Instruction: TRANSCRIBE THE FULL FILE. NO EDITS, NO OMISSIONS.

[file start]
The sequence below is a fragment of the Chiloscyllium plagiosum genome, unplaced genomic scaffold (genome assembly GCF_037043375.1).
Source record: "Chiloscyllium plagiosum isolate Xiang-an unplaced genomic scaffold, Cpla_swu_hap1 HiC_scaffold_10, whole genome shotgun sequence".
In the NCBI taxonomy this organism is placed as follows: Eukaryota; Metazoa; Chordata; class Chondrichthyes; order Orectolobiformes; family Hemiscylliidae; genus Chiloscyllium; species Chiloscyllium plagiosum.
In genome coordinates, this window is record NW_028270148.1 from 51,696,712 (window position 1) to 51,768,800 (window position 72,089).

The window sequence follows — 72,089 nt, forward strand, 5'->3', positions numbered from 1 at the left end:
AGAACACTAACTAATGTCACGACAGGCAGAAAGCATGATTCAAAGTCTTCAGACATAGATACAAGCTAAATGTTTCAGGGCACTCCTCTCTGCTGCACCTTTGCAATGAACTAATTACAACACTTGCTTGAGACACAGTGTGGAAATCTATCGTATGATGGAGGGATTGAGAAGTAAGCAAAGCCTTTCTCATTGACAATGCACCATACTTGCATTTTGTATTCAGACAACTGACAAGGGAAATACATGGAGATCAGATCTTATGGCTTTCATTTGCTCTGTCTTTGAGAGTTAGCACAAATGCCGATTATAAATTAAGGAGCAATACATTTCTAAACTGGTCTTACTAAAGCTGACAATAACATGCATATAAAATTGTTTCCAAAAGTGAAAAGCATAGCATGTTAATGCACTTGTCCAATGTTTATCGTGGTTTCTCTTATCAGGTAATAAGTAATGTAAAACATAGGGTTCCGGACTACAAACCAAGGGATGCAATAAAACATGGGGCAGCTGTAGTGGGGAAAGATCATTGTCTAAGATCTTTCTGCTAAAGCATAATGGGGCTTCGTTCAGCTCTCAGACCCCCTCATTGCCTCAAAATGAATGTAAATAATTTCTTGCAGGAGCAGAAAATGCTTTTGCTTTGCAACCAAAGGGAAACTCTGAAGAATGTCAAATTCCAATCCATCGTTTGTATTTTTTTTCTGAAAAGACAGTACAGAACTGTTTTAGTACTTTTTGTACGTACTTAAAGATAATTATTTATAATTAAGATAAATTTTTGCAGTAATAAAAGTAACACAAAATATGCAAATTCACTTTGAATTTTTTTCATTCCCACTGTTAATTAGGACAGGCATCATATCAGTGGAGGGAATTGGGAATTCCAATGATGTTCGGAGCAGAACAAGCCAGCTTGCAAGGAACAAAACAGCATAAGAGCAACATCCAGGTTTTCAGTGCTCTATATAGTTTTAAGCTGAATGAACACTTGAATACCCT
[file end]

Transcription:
The sequence below is a fragment of the Chiloscyllium plagiosum genome, unplaced genomic scaffold (genome assembly GCF_037043375.1).
Source record: "Chiloscyllium plagiosum isolate Xiang-an unplaced genomic scaffold, Cpla_swu_hap1 HiC_scaffold_10, whole genome shotgun sequence".
In the NCBI taxonomy this organism is placed as follows: Eukaryota; Metazoa; Chordata; class Chondrichthyes; order Orectolobiformes; family Hemiscylliidae; genus Chiloscyllium; species Chiloscyllium plagiosum.
In genome coordinates, this window is record NW_028270148.1 from 51,696,712 (window position 1) to 51,768,800 (window position 72,089).

The window sequence follows — 72,089 nt, forward strand, 5'->3', positions numbered from 1 at the left end:
AGAACACTAACTAATGTCACGACAGGCAGAAAGCATGATTCAAAGTCTTCAGACATAGATACAAGCTAAATGTTTCAGGGCACTCCTCTCTGCTGCACCTTTGCAATGAACTAATTACAACACTTGCTTGAGACACAGTGTGGAAATCTATCGTATGATGGAGGGATTGAGAAGTAAGCAAAGCCTTTCTCATTGACAATGCACCATACTTGCATTTTGTATTCAGACAACTGACAAGGGAAATACATGGAGATCAGATCTTATGGCTTTCATTTGCTCTGTCTTTGAGAGTTAGCACAAATGCCGATTATAAATTAAGGAGCAATACATTTCTAAACTGGTCTTACTAAAGCTGACAATAACATGCATATAAAATTGTTTCCAAAAGTGAAAAGCATAGCATGTTAATGCACTTGTCCAATGTTTATCGTGGTTTCTCTTATCAGGTAATAAGTAATGTAAAACATAGGGTTCCGGACTACAAACCAAGGGATGCAATAAAACATGGGGCAGCTGTAGTGGGGAAAGATCATTGTCTAAGATCTTTCTGCTAAAGCATAATGGGGCTTCGTTCAGCTCTCAGACCCCCTCATTGCCTCAAAATGAATGTAAATAATTTCTTGCAGGAGCAGAAAATGCTTTTGCTTTGCAACCAAAGGGAAACTCTGAAGAATGTCAAATTCCAATCCATCGTTTGTATTTTTTTTCTGAAAAGACAGTACAGAACTGTTTTAGTACTTTTTGTACGTACTTAAAGATAATTATTTATAATTAAGATAAATTTTTGCAGTAATAAAAGTAACACAAAATATGCAAATTCACTTTGAATTTTTTTCATTCCCACTGTTAATTAGGACAGGCATCATATCAGTGGAGGGAATTGGGAATTCCAATGATGTTCGGAGCAGAACAAGCCAGCTTGCAAGGAACAAAACAGCATAAGAGCAACATCCAGGTTTTCAGTGCTCTATATAGTTTTAAGCTGAATGAACACTTGAATACCCT